What’s the Story?
Adora is a loyal soldier of the Horde, until one day when she sneaks out with her best friend Catra. After having visions of a magical sword, Adora runs into one of the evil princesses that she’s spent her life training to fight. It’s then that Adora learns the princesses aren’t so evil after all, though Princess Glimmer is hostile towards her at first, but Adora discovers it’s the Horde that is evil and after witnessing the destruction they bring she decides she has to stop them. With the help of the Sword of Protection, Adora transforms into the mighty She-Ra and together with her friends and the other princesses she will fight to return balance to the world, even if it means going up against her former best friend, Catra.
Okay I’ll admit this straight out of the gate, I have no real interest in She-Ra. The cartoon was before my time and much like the original He-Man, I have way too many other shows to watch before I even consider going back and watching both of those shows. I have seen the terrible live action He-Man movie and that rebooted He-Man cartoon (from the early 2000s?) was okay from what I remember, but that is the extent of my knowledge of this universe. I am coming into this series completely blind as a new viewer, waiting to be won over. It’s mostly Noelle Stevenson’s name attached to this series that is the reason this show has been bumped up my watch list, because I really love her Nimona comic (seriously, it’s smart, funny and pretty heart-breaking and I will recommend it to anyone who hasn’t read it).
Now that that is out of the way, let’s get down to season one, how is it? It’s okay. I enjoyed watching the series, but at the same time it’s hardly the most revolutionary of cartoons. It’s trying to be a fusion of Avatar: The Last Airbender and Steven Universe and never quite manages to be as good as either of those shows, yet. I say yet because this is just a first season and like a lot of first seasons the show is very much finding its footing. It doesn’t help that the majority of the first half of this series, outside of the opening, is very much a princess of the week setup, introducing characters and one and done problems so that we can get a handle on everyone’s personalities and powers, which is what it needs to do. It’s necessary groundwork for what’s to come, but it’s all pretty much predictable at the same time. Stories of friends finding themselves on different sides of a war and people suddenly finding they have magical powers and a destiny have all been done before and the story pretty much plays out as you’d expect. We catch glimpses of the wider world, but aside of some nice backgrounds (and I do love the scenery in this series, but I’ll come back to that) we don’t learn all that much about this place until the end of the series.
Actually talking about the end of the series, what has me hopeful for this series is that it does pick up towards the end. As the one-and-done princess stories finish we move on to a more serialised story with each episode bleeding directly into the next as things begin to completely fall apart for our heroes and I did very much enjoy that final battle, though that could partly be down to the epic She-Ra/Catra slugfest during the battle (is it wrong that I love this series most when they’re fighting?) The whole Adora/Catra dynamic is my favourite part of this series and it is brilliantly played. You can see that these two want to be friends again, but there’s just so much between them that they just can’t reach one another, whether its their pride or their obliviousness that’s stopping them from just taking that last step towards one another. Episode 11 is by far the best episode of this entire season purely because of this dynamic and I’d recommend just watching that episode if nothing else as it sees Adora and Catra trapped together and it really digs into their relationship. It starts off with the show’s typical goofy humour, but that quickly gets pushed aside to get to the raw beating heart of the characters and the voice acting, the direction and the animation all take it up a notch.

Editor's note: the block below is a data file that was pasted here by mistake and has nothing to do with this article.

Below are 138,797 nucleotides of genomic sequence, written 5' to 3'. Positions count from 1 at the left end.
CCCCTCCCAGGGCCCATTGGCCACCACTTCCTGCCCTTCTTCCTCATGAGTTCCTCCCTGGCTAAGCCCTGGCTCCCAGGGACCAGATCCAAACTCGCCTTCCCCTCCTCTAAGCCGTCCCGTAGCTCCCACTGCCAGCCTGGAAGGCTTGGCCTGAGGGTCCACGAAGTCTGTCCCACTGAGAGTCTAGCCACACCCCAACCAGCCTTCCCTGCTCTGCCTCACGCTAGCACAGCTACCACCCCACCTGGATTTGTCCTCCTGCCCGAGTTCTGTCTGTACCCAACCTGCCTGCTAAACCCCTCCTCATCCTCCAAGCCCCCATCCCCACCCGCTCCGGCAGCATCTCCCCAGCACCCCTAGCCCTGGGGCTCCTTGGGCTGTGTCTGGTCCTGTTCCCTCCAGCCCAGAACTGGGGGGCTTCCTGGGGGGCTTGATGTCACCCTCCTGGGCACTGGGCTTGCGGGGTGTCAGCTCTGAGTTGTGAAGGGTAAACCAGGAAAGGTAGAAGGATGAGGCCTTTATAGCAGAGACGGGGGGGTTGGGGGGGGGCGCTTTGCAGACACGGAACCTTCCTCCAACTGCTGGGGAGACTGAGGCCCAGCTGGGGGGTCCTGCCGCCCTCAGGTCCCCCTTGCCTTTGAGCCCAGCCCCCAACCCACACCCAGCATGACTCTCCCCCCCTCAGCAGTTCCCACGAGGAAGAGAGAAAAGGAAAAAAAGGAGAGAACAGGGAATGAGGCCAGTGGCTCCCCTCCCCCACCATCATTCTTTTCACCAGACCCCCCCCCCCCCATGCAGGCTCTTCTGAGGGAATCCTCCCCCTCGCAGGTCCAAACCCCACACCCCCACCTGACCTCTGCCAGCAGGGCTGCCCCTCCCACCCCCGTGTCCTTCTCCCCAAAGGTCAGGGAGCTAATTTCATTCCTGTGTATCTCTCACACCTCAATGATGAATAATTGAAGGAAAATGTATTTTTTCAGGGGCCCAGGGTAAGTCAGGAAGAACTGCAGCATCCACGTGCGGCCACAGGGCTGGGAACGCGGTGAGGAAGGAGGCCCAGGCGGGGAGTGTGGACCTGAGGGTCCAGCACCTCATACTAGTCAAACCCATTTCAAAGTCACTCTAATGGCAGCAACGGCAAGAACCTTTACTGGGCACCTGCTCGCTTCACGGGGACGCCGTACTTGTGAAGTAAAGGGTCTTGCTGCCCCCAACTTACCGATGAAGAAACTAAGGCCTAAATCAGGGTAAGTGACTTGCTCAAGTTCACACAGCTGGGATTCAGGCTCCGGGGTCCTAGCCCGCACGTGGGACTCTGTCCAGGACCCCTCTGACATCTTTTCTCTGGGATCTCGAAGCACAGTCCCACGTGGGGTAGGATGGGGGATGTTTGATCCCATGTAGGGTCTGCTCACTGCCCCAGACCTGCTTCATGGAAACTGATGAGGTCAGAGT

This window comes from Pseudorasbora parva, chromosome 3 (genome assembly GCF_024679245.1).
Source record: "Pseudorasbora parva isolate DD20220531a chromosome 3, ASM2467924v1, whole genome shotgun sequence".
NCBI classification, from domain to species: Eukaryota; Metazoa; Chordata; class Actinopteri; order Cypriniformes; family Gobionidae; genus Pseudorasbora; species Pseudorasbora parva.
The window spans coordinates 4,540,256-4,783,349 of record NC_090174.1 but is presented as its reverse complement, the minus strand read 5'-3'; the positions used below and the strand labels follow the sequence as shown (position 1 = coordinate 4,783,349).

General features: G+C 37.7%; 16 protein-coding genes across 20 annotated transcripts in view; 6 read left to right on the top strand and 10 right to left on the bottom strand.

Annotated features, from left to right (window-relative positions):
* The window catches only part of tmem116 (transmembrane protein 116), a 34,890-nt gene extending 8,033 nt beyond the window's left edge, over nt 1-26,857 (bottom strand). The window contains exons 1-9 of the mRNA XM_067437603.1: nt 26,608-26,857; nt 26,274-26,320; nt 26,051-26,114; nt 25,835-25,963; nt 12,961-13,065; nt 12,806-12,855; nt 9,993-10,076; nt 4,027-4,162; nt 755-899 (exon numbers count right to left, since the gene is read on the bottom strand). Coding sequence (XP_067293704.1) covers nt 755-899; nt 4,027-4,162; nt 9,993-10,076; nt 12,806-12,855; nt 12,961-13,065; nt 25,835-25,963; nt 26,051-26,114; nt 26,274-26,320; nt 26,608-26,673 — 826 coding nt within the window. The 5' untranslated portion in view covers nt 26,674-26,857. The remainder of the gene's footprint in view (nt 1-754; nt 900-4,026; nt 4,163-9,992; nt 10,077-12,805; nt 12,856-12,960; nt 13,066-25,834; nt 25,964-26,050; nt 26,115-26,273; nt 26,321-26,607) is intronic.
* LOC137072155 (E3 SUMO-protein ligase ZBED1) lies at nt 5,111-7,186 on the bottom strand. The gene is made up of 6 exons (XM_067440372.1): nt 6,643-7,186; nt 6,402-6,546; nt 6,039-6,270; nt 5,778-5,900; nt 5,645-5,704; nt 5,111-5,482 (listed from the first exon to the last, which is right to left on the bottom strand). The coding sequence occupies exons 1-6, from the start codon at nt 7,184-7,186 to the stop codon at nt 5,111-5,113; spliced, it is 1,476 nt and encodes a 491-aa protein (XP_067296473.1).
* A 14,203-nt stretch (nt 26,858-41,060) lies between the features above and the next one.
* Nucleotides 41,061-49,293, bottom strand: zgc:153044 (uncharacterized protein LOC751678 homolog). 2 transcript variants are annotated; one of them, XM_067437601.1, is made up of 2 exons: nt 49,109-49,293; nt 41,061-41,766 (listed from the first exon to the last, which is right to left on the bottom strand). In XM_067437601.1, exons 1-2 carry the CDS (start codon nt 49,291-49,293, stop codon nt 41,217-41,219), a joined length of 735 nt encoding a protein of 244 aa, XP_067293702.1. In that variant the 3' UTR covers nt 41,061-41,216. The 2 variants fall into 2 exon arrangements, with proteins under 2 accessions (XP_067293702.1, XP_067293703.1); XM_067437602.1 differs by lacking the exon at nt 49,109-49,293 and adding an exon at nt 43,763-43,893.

Going back to the show’s humour for a second, I can see why this show might annoy purists. Like I said, I haven’t seen the original She-Ra cartoon, but it is an eighties cartoon and this show’s sense of humour is very current. Think Steven Universe, there’s a lot of serious things being talked about and then that being undercut by someone saying or doing something weird. In fact there’s a lot of characters being and acting weird, which is fine for me as I like that kind of humour, but I totally understand that it’s not everyone’s sense of humour.
As for the animation I like all the character designs and as I said before, this series has some beautiful locations. I love how this show uses colour, from the bright and hopeful to the dark and dinghy, it really knows how to set atmosphere in a scene and it’s always go to look at. The soundtrack has some pretty good tracks as well that I wouldn’t mind listening to by themselves.
In the end She-Ra and the Princesses of Power is a good start. There’s a lot of potential here and I like the majority of the characters, my favourite aspect so far is the dynamic between Adora and her best frenemy Catra. The story does take a little while to lay its groundwork and only really gets going past the midway point of the series, but if it carries on the course it’s on it could be a really fun and exciting ride. I’m looking forward to more of this show.
Chris Joynson, aka the Infallible Fish, is a writer, blogger and lover of animation living in Sheffield. The blog updates every Friday.